Norwich City 1 – 1 Arsenal
0 – 1 Özil (30)
1 – 1 Grabban (43)
As he watched Alexis’s hand clasp the back of his thigh, I half-expected Arsène to remove his shirt and reveal his t-shirt with “Why does it always happen to me?” Early reports suggest the Chilean is out for the usual three weeks which to be honest, is of little surprise.
Wenger fears that Alexis had more than the kick on the hamstring that the player claimed but in true footballing fashion, decided that attack was the best form of defence. He rounded on the media, claiming that “the players are there to play football, not to be rested when the press decides when they need to be rested.”
Unfortunately, when the press are proved right, that kind of attack reinforces how much of a gamble Wenger has taken with Alexis since the opening day of the season. Indeed, by playing him yesterday – his third game in a week – Arsène didn’t heed his own pre-international break warnings about the dangers of overplaying the Chilean.
That though, is the pattern of this season. Sanchez was rushed back into action at the start of the season and not given a break since. Arsène is the architect of his own downfall.
He wasn’t the only key player to hobble away from Carrow Road. Laurent Koscielny found out just how painful it is to be hip, lasting barely ten minutes before being replaced whilst Santi Cazorla was a footballing Black Knight and played on with only one leg, according to his manager. It seems it was a little more than a flesh wound.
All this in the former quiz capital of English television. Despite being just two points adrift of leaders Manchester City, questions are being asked of Wenger and the players. The biggest of which are to the defensive side of the game. Over the past two games, Arsenal have been under pressure for maybe half-an-hour. Thirty minutes out of more than three hours of football yet that has been enough for them to concede three goals.
Indeed, were it not for a great save from Cech, it would have been four and two distinctly average Premier League sides would have inflicted as much damage on Arsenal as Bayern Munich.
But it’s the injuries which are of most concern. Cazorla’s role in the middle will be handed to Aaron Ramsey according to Arsène, if the Spaniard doesn’t recover in time for next weekend’s match with Sunderland. Presumably the right hand side will be occupied by Alex Oxlade-Chamberlain and the left by Joel Campbell.
Quite who the alternatives to them are is far from clear. A look at yesterday’s bench tells you how deep injuries have bitten and that is the fundamental worry. Ramsey and Ox are returning from injury and face the prospect of ninety minutes of football when they could do with no more than an hour each if they are managing their return sensibly.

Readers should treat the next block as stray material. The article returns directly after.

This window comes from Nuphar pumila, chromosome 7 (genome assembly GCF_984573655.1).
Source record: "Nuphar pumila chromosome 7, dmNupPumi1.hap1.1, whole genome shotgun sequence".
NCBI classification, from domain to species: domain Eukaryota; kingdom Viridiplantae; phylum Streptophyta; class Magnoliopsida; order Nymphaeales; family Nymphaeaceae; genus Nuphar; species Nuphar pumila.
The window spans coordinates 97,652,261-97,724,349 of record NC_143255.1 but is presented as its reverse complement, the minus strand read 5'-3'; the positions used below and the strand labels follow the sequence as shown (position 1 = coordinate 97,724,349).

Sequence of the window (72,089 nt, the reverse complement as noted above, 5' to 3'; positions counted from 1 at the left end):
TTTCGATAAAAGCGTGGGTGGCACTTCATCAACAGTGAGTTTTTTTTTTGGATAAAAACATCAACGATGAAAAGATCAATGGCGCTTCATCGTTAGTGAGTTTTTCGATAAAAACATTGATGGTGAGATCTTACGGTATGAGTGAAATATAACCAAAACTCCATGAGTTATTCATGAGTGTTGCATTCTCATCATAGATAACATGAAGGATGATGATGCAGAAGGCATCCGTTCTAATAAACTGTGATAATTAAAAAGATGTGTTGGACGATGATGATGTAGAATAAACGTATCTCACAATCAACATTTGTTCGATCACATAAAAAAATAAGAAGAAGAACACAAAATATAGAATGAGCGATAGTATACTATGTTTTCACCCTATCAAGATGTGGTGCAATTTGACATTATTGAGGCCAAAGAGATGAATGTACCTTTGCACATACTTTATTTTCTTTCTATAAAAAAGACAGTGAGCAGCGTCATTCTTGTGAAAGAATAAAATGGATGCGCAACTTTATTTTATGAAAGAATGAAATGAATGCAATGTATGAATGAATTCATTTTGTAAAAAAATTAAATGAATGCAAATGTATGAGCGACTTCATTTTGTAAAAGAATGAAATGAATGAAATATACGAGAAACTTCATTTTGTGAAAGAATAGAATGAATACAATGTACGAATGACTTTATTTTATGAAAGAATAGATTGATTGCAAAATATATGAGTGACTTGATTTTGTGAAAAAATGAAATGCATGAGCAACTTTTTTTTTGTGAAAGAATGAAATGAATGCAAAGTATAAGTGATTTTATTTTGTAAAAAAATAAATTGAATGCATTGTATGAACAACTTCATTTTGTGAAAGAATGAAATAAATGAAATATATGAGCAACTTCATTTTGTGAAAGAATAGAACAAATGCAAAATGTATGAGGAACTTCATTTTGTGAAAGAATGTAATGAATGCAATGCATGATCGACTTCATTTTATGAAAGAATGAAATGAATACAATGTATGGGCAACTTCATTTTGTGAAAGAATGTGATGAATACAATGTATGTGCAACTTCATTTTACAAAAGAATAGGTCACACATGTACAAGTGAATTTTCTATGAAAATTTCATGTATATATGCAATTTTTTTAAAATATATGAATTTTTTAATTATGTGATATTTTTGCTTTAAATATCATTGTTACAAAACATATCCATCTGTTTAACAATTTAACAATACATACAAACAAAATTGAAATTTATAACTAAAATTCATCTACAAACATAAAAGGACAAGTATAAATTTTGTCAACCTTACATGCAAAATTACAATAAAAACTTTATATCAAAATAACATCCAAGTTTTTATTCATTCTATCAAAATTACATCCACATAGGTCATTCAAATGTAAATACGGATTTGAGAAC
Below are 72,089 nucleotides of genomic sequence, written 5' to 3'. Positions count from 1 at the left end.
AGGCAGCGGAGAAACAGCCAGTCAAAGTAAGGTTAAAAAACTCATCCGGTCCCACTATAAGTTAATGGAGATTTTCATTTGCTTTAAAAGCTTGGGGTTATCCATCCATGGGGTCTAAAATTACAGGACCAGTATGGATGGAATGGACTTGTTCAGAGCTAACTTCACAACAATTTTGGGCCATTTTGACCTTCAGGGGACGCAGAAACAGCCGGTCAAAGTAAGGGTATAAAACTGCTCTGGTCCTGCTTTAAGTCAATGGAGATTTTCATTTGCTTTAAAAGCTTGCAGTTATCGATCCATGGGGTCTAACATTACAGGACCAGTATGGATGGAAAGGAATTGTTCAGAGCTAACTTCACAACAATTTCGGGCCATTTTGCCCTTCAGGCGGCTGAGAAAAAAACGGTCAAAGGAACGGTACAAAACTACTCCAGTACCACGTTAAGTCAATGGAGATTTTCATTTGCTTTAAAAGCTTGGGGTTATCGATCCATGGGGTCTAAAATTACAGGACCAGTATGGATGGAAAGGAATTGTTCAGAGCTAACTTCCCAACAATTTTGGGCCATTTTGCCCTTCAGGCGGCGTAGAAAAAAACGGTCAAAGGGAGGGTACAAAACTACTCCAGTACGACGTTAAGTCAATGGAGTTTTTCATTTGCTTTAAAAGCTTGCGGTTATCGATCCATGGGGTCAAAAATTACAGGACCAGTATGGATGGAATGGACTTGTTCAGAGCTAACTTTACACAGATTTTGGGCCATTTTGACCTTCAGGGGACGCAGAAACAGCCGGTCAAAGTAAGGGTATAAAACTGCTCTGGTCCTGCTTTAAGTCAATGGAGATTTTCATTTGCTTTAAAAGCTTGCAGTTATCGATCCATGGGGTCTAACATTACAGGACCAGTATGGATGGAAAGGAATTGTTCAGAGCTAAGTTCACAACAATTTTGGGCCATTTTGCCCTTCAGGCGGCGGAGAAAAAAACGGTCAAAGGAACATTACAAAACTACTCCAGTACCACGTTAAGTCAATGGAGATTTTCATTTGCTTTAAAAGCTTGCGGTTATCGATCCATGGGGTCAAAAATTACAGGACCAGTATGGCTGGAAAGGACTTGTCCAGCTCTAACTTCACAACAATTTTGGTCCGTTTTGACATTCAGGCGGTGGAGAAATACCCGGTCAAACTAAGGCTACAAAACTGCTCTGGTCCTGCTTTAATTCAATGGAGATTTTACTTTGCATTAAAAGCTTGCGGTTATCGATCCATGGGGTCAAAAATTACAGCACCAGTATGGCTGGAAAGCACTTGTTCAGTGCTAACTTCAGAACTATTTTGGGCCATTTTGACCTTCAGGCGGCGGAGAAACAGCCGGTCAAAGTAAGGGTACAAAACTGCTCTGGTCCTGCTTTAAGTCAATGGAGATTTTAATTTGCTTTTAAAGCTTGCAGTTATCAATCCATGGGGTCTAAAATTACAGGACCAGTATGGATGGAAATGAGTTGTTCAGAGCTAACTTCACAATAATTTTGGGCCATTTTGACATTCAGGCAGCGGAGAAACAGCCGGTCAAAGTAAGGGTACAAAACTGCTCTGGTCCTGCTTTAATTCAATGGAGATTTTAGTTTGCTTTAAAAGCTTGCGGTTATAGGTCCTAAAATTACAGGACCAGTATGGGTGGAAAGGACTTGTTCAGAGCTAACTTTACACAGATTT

Injuries are depriving Wenger of options and the folly of the summer past, is fully laid bare. Without reinvestment, the squad has slipped into the same cycles as previous years, losing players at key times and facing the prospect of rushing players back, not in terms of when they were due to return to the matchday squad but of playing ninety minutes too soon.
It isn’t just that side of the game which is affected. Arsène doesn’t have options in the match to change things. That wouldn’t have particularly helped yesterday with injuries disrupting the normal flow of changes. However, had another midfielder been bought in the summer, Aaron Ramsey’s return might have been from the bench once more as an option when things needed changing to inject some pep into proceedings.
We don’t have that now, especially up front where Olivier Giroud was being starved of opportunities by lack of service and the close attentions of the defence. Even then, he contributed by a poor game although by no means as low in standards as he has stooped this season. At the moment, Arsenal need a second goal to give themselves any hope of winning the game and the pressure is on strikers in those situations.
Arsenal created little of note, the goal aside. There were moments of danger but nothing which could be marked down as a potential game-changing opportunity. It was a laboured performance in that sense, moments of quick passing and movement were rare. Some of that is down to the injuries suffered but it was generally low-key. Typically November, if you like.
And it was another opportunity to get to the top of the table, the second in consecutive weeks, which was wasted and that intensifies the feelings of disappointment. Instead of looking to consolidate a three-point lead, we have to wonder if the players can stay in touch enough to make the pre-Christmas visit of Manchester City a top of the table clash.
It’s certainly one which might signal the beginning of the end of the title challenge with defeat. A five-point gap is on the cusp of a wobble but just a win away from being close enough to give the leaders pause for thought.
And it’s so typically Arsenal at the moment. Doing things the hard way, achieving success through adversity, is an admirable quality but the question is why it had to be difficult in the first place? Why the repetitive cycle is endured? Aside from the trip to Greece, Arsenal have one game a week until Christmas. Perhaps we can find some answers in that time.